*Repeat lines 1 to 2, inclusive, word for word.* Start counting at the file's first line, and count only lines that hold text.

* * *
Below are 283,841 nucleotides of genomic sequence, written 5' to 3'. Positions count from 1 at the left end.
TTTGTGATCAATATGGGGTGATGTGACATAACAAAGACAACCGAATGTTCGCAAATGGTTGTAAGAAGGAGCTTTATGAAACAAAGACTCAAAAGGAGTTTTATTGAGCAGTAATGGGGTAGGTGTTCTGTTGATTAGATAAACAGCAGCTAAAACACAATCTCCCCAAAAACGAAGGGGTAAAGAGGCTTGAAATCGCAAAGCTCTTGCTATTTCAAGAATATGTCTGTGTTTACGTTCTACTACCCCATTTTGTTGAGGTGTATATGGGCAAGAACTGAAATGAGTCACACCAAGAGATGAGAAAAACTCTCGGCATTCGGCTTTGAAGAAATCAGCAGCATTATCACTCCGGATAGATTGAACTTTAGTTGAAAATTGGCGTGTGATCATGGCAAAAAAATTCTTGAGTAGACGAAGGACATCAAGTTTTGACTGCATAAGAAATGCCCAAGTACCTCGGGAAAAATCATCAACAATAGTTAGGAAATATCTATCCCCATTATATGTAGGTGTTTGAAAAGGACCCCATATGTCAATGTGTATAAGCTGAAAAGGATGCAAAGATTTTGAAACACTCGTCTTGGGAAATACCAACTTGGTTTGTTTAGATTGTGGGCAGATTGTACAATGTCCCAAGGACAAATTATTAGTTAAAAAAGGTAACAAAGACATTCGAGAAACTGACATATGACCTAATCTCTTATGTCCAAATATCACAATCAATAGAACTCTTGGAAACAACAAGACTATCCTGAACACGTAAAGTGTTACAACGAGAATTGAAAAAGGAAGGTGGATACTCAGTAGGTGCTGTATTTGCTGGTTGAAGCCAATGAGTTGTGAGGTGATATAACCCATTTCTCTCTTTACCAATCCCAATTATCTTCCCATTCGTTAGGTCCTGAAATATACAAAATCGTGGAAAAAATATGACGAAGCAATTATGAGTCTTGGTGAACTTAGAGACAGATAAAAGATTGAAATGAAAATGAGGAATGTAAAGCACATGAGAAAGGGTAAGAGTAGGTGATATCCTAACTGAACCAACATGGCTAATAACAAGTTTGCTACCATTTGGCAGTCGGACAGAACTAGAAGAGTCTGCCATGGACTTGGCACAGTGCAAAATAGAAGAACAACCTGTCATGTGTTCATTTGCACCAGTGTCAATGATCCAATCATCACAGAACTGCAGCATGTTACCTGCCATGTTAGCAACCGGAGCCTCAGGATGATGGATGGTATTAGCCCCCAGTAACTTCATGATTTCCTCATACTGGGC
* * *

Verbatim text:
Below are 283,841 nucleotides of genomic sequence, written 5' to 3'. Positions count from 1 at the left end.
TTTGTGATCAATATGGGGTGATGTGACATAACAAAGACAACCGAATGTTCGCAAATGGTTGTAAGAAGGAGCTTTATGAAACAAAGACTCAAAAGGAGTTTTATTGAGCAGTAATGGGGTAGGTGTTCTGTTGATTAGATAAACAGCAGCTAAAACACAATCTCCCCAAAAACGAAGGGGTAAAGAGGCTTGAAATCGCAAAGCTCTTGCTATTTCAAGAATATGTCTGTGTTTACGTTCTACTACCCCATTTTGTTGAGGTGTATATGGGCAAGAACTGAAATGAGTCACACCAAGAGATGAGAAAAACTCTCGGCATTCGGCTTTGAAGAAATCAGCAGCATTATCACTCCGGATAGATTGAACTTTAGTTGAAAATTGGCGTGTGATCATGGCAAAAAAATTCTTGAGTAGACGAAGGACATCAAGTTTTGACTGCATAAGAAATGCCCAAGTACCTCGGGAAAAATCATCAACAATAGTTAGGAAATATCTATCCCCATTATATGTAGGTGTTTGAAAAGGACCCCATATGTCAATGTGTATAAGCTGAAAAGGATGCAAAGATTTTGAAACACTCGTCTTGGGAAATACCAACTTGGTTTGTTTAGATTGTGGGCAGATTGTACAATGTCCCAAGGACAAATTATTAGTTAAAAAAGGTAACAAAGACATTCGAGAAACTGACATATGACCTAATCTCTTATGTCCAAATATCACAATCAATAGAACTCTTGGAAACAACAAGACTATCCTGAACACGTAAAGTGTTACAACGAGAATTGAAAAAGGAAGGTGGATACTCAGTAGGTGCTGTATTTGCTGGTTGAAGCCAATGAGTTGTGAGGTGATATAACCCATTTCTCTCTTTACCAATCCCAATTATCTTCCCATTCGTTAGGTCCTGAAATATACAAAATCGTGGAAAAAATATGACGAAGCAATTATGAGTCTTGGTGAACTTAGAGACAGATAAAAGATTGAAATGAAAATGAGGAATGTAAAGCACATGAGAAAGGGTAAGAGTAGGTGATATCCTAACTGAACCAACATGGCTAATAACAAGTTTGCTACCATTTGGCAGTCGGACAGAACTAGAAGAGTCTGCCATGGACTTGGCACAGTGCAAAATAGAAGAACAACCTGTCATGTGTTCATTTGCACCAGTGTCAATGATCCAATCATCACAGAACTGCAGCATGTTACCTGCCATGTTAGCAACCGGAGCCTCAGGATGATGGATGGTATTAGCCCCCAGTAACTTCATGATTTCCTCATACTGGGC